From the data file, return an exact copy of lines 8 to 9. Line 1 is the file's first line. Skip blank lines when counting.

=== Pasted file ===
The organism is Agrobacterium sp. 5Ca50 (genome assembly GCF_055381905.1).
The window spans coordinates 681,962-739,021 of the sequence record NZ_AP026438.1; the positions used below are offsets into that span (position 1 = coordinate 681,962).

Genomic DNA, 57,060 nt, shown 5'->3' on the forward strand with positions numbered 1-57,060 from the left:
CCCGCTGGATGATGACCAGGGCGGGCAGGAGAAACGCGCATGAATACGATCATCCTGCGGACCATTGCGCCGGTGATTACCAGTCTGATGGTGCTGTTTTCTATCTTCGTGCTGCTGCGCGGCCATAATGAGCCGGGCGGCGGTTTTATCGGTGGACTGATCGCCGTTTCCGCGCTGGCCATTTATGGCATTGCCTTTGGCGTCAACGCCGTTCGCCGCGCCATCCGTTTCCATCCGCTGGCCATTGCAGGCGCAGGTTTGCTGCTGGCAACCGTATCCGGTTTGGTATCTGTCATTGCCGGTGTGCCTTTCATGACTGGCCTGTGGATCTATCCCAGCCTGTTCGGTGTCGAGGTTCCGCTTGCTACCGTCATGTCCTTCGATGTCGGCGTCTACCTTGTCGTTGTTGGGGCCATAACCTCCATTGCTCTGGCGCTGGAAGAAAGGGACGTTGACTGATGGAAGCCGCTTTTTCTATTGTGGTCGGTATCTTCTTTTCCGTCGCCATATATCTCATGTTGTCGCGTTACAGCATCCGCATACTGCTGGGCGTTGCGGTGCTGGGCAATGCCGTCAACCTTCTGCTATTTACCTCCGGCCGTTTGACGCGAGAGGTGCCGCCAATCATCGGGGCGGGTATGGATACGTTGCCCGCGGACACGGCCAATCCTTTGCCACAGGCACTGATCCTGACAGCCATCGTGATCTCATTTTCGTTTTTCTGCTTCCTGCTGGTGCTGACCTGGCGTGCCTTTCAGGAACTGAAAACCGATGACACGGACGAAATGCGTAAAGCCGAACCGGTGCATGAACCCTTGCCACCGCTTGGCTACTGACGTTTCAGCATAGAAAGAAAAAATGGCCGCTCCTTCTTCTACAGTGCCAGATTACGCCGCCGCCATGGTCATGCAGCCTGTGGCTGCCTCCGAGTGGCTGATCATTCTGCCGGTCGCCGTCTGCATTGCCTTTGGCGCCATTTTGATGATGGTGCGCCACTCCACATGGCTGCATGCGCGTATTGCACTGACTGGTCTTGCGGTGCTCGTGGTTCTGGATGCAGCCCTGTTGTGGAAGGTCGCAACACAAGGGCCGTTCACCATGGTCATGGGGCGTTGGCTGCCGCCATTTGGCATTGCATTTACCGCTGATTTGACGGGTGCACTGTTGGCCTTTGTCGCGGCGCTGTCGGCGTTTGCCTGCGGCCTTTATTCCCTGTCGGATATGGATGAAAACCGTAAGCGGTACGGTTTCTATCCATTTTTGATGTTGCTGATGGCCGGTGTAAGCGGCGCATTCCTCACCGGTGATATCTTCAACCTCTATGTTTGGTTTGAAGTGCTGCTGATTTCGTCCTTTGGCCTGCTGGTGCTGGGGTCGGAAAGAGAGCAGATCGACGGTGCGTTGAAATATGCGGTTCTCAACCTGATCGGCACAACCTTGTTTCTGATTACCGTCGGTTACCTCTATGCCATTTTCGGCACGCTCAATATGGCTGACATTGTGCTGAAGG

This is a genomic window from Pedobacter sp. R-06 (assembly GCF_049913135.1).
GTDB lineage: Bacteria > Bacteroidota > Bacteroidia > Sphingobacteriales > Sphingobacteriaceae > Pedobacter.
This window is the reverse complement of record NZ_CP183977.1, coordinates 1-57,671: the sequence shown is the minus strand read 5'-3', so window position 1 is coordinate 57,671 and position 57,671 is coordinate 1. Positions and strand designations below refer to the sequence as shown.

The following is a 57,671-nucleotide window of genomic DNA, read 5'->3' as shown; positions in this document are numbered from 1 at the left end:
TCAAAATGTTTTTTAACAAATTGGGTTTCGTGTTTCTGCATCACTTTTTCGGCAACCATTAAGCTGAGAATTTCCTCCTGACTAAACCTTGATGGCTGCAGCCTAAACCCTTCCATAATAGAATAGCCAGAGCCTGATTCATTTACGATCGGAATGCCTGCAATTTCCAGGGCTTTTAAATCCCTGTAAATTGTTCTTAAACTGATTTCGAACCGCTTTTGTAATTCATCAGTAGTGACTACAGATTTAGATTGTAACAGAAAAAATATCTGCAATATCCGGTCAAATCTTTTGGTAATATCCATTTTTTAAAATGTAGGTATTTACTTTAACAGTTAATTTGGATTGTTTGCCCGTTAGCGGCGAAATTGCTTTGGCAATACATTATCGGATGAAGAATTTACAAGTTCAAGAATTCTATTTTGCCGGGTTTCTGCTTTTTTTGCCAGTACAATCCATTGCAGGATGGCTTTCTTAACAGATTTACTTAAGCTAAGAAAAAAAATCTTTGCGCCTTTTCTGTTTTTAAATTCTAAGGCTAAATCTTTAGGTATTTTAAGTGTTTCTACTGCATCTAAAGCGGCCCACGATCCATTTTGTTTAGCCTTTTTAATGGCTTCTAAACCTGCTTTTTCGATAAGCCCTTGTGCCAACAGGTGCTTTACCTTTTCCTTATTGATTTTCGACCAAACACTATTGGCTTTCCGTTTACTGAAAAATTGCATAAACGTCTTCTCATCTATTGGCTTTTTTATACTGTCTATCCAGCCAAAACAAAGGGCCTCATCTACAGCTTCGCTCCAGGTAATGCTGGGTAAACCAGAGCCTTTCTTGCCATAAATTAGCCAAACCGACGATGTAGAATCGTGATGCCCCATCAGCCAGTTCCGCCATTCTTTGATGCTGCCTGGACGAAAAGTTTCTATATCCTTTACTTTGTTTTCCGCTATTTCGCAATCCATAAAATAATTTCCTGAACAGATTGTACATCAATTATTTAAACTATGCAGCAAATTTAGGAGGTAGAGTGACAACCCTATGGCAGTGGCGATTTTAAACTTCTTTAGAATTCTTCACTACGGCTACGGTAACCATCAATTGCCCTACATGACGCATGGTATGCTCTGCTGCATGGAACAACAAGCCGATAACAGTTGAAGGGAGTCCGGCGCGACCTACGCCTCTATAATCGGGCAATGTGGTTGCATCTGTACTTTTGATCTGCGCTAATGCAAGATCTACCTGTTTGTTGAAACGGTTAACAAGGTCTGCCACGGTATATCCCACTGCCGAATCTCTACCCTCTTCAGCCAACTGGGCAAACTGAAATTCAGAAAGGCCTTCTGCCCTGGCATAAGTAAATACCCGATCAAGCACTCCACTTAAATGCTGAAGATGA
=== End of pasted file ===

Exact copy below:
The following is a 57,671-nucleotide window of genomic DNA, read 5'->3' as shown; positions in this document are numbered from 1 at the left end:
TCAAAATGTTTTTTAACAAATTGGGTTTCGTGTTTCTGCATCACTTTTTCGGCAACCATTAAGCTGAGAATTTCCTCCTGACTAAACCTTGATGGCTGCAGCCTAAACCCTTCCATAATAGAATAGCCAGAGCCTGATTCATTTACGATCGGAATGCCTGCAATTTCCAGGGCTTTTAAATCCCTGTAAATTGTTCTTAAACTGATTTCGAACCGCTTTTGTAATTCATCAGTAGTGACTACAGATTTAGATTGTAACAGAAAAAATATCTGCAATATCCGGTCAAATCTTTTGGTAATATCCATTTTTTAAAATGTAGGTATTTACTTTAACAGTTAATTTGGATTGTTTGCCCGTTAGCGGCGAAATTGCTTTGGCAATACATTATCGGATGAAGAATTTACAAGTTCAAGAATTCTATTTTGCCGGGTTTCTGCTTTTTTTGCCAGTACAATCCATTGCAGGATGGCTTTCTTAACAGATTTACTTAAGCTAAGAAAAAAAATCTTTGCGCCTTTTCTGTTTTTAAATTCTAAGGCTAAATCTTTAGGTATTTTAAGTGTTTCTACTGCATCTAAAGCGGCCCACGATCCATTTTGTTTAGCCTTTTTAATGGCTTCTAAACCTGCTTTTTCGATAAGCCCTTGTGCCAACAGGTGCTTTACCTTTTCCTTATTGATTTTCGACCAAACACTATTGGCTTTCCGTTTACTGAAAAATTGCATAAACGTCTTCTCATCTATTGGCTTTTTTATACTGTCTATCCAGCCAAAACAAAGGGCCTCATCTACAGCTTCGCTCCAGGTAATGCTGGGTAAACCAGAGCCTTTCTTGCCATAAATTAGCCAAACCGACGATGTAGAATCGTGATGCCCCATCAGCCAGTTCCGCCATTCTTTGATGCTGCCTGGACGAAAAGTTTCTATATCCTTTACTTTGTTTTCCGCTATTTCGCAATCCATAAAATAATTTCCTGAACAGATTGTACATCAATTATTTAAACTATGCAGCAAATTTAGGAGGTAGAGTGACAACCCTATGGCAGTGGCGATTTTAAACTTCTTTAGAATTCTTCACTACGGCTACGGTAACCATCAATTGCCCTACATGACGCATGGTATGCTCTGCTGCATGGAACAACAAGCCGATAACAGTTGAAGGGAGTCCGGCGCGACCTACGCCTCTATAATCGGGCAATGTGGTTGCATCTGTACTTTTGATCTGCGCTAATGCAAGATCTACCTGTTTGTTGAAACGGTTAACAAGGTCTGCCACGGTATATCCCACTGCCGAATCTCTACCCTCTTCAGCCAACTGGGCAAACTGAAATTCAGAAAGGCCTTCTGCCCTGGCATAAGTAAATACCCGATCAAGCACTCCACTTAAATGCTGAAGATGA